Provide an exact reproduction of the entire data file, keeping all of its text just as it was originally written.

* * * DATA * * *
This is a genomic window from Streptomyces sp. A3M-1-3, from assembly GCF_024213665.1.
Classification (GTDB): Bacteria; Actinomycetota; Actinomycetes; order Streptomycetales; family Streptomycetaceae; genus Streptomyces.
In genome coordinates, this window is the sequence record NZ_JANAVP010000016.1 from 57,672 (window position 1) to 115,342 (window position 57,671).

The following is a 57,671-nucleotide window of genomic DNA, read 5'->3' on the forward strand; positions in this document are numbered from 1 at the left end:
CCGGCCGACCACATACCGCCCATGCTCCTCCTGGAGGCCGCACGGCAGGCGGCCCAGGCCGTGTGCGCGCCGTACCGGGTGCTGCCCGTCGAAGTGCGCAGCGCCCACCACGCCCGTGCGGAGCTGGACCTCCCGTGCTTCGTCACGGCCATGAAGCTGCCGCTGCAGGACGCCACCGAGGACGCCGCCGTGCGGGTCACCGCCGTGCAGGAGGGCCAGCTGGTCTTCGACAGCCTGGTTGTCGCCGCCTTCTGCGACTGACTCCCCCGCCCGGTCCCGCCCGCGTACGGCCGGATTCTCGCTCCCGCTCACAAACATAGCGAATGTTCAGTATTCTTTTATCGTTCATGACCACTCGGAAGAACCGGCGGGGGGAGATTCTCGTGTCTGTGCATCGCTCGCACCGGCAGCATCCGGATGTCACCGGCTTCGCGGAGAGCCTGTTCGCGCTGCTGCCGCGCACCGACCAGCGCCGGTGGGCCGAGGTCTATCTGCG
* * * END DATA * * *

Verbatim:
This is a genomic window from Streptomyces sp. A3M-1-3, from assembly GCF_024213665.1.
Classification (GTDB): Bacteria; Actinomycetota; Actinomycetes; order Streptomycetales; family Streptomycetaceae; genus Streptomyces.
In genome coordinates, this window is the sequence record NZ_JANAVP010000016.1 from 57,672 (window position 1) to 115,342 (window position 57,671).

The following is a 57,671-nucleotide window of genomic DNA, read 5'->3' on the forward strand; positions in this document are numbered from 1 at the left end:
CCGGCCGACCACATACCGCCCATGCTCCTCCTGGAGGCCGCACGGCAGGCGGCCCAGGCCGTGTGCGCGCCGTACCGGGTGCTGCCCGTCGAAGTGCGCAGCGCCCACCACGCCCGTGCGGAGCTGGACCTCCCGTGCTTCGTCACGGCCATGAAGCTGCCGCTGCAGGACGCCACCGAGGACGCCGCCGTGCGGGTCACCGCCGTGCAGGAGGGCCAGCTGGTCTTCGACAGCCTGGTTGTCGCCGCCTTCTGCGACTGACTCCCCCGCCCGGTCCCGCCCGCGTACGGCCGGATTCTCGCTCCCGCTCACAAACATAGCGAATGTTCAGTATTCTTTTATCGTTCATGACCACTCGGAAGAACCGGCGGGGGGAGATTCTCGTGTCTGTGCATCGCTCGCACCGGCAGCATCCGGATGTCACCGGCTTCGCGGAGAGCCTGTTCGCGCTGCTGCCGCGCACCGACCAGCGCCGGTGGGCCGAGGTCTATCTGCG